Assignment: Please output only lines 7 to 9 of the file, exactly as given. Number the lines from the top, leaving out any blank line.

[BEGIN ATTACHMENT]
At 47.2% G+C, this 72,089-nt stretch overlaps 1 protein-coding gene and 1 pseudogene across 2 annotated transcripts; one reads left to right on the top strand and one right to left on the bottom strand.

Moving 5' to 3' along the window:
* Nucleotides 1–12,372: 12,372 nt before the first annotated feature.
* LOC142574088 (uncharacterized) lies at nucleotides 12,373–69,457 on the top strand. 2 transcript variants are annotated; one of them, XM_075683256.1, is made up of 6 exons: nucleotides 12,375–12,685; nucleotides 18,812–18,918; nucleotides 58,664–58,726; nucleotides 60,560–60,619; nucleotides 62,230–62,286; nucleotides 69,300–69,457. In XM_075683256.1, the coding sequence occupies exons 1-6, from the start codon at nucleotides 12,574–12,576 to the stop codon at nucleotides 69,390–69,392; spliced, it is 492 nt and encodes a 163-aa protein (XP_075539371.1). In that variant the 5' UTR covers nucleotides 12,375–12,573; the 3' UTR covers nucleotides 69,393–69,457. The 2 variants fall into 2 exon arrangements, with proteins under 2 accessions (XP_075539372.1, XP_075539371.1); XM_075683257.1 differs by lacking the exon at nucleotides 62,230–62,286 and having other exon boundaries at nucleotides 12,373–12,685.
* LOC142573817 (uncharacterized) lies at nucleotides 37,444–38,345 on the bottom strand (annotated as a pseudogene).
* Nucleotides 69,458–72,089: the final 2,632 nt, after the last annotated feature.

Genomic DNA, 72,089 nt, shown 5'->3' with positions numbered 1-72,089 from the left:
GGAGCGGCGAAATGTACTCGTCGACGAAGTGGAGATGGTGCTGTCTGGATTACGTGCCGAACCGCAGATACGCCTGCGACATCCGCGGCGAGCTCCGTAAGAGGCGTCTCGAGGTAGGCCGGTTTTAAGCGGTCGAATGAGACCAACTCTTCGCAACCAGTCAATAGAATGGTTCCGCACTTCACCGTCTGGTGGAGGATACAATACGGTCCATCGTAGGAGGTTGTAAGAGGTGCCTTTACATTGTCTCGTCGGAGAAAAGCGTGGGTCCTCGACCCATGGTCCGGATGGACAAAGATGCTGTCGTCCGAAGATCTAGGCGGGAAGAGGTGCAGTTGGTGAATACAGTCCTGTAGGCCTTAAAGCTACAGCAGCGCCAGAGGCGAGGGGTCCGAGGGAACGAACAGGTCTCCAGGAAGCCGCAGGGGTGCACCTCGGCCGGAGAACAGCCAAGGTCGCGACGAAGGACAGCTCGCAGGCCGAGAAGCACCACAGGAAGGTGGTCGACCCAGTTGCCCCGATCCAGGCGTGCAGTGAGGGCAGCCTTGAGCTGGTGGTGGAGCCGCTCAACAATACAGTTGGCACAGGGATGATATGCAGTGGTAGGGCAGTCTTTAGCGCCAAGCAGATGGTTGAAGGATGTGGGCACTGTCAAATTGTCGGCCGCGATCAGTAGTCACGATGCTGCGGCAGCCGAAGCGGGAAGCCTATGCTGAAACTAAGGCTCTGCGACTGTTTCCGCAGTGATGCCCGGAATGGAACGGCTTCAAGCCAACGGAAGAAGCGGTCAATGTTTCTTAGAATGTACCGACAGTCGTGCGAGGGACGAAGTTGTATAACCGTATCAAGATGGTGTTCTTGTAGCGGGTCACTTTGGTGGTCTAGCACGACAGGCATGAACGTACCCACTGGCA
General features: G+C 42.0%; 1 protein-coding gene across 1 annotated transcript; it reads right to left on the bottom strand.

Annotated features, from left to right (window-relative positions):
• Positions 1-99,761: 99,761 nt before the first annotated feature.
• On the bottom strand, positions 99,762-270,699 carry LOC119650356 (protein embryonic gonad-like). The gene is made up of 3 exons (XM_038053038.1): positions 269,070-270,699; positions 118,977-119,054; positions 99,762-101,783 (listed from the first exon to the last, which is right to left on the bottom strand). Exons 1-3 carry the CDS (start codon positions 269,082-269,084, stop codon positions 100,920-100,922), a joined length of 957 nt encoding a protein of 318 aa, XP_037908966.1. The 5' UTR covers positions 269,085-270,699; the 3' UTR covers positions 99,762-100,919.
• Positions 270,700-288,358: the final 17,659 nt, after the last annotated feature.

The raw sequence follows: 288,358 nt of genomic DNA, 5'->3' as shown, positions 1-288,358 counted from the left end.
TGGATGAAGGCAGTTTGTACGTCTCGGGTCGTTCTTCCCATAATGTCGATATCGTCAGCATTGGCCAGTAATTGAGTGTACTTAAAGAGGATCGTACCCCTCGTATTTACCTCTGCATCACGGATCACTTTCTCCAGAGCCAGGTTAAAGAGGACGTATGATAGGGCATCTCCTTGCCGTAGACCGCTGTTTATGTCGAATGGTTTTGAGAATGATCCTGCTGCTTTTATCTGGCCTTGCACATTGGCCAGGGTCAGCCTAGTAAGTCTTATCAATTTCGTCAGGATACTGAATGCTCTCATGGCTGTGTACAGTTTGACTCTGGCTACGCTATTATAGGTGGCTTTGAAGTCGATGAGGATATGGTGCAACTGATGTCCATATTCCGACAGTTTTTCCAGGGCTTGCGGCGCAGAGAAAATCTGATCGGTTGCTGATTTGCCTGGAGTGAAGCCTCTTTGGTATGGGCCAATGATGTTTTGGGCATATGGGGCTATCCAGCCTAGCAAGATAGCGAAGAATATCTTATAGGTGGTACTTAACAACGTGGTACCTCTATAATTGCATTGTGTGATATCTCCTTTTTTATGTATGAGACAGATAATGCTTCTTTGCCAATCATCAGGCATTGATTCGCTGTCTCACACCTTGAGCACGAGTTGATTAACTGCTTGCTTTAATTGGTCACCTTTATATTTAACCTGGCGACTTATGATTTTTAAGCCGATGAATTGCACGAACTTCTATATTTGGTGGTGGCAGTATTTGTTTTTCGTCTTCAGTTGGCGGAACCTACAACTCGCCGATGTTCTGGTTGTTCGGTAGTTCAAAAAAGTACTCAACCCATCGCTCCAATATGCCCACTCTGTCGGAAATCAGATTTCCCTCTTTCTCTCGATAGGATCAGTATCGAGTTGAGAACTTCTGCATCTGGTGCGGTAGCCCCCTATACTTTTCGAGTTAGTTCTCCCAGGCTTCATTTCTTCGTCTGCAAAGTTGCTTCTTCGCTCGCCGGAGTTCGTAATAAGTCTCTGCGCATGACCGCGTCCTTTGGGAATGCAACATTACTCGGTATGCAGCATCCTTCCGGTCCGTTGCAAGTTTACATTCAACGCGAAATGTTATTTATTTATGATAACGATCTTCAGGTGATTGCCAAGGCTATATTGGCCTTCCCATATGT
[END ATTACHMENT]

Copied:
Genomic DNA, 72,089 nt, shown 5'->3' with positions numbered 1-72,089 from the left:
GGAGCGGCGAAATGTACTCGTCGACGAAGTGGAGATGGTGCTGTCTGGATTACGTGCCGAACCGCAGATACGCCTGCGACATCCGCGGCGAGCTCCGTAAGAGGCGTCTCGAGGTAGGCCGGTTTTAAGCGGTCGAATGAGACCAACTCTTCGCAACCAGTCAATAGAATGGTTCCGCACTTCACCGTCTGGTGGAGGATACAATACGGTCCATCGTAGGAGGTTGTAAGAGGTGCCTTTACATTGTCTCGTCGGAGAAAAGCGTGGGTCCTCGACCCATGGTCCGGATGGACAAAGATGCTGTCGTCCGAAGATCTAGGCGGGAAGAGGTGCAGTTGGTGAATACAGTCCTGTAGGCCTTAAAGCTACAGCAGCGCCAGAGGCGAGGGGTCCGAGGGAACGAACAGGTCTCCAGGAAGCCGCAGGGGTGCACCTCGGCCGGAGAACAGCCAAGGTCGCGACGAAGGACAGCTCGCAGGCCGAGAAGCACCACAGGAAGGTGGTCGACCCAGTTGCCCCGATCCAGGCGTGCAGTGAGGGCAGCCTTGAGCTGGTGGTGGAGCCGCTCAACAATACAGTTGGCACAGGGATGATATGCAGTGGTAGGGCAGTCTTTAGCGCCAAGCAGATGGTTGAAGGATGTGGGCACTGTCAAATTGTCGGCCGCGATCAGTAGTCACGATGCTGCGGCAGCCGAAGCGGGAAGCCTATGCTGAAACTAAGGCTCTGCGACTGTTTCCGCAGTGATGCCCGGAATGGAACGGCTTCAAGCCAACGGAAGAAGCGGTCAATGTTTCTTAGAATGTACCGACAGTCGTGCGAGGGACGAAGTTGTATAACCGTATCAAGATGGTGTTCTTGTAGCGGGTCACTTTGGTGGTCTAGCACGACAGGCATGAACGTACCCACTGGCA
General features: G+C 42.0%; 1 protein-coding gene across 1 annotated transcript; it reads right to left on the bottom strand.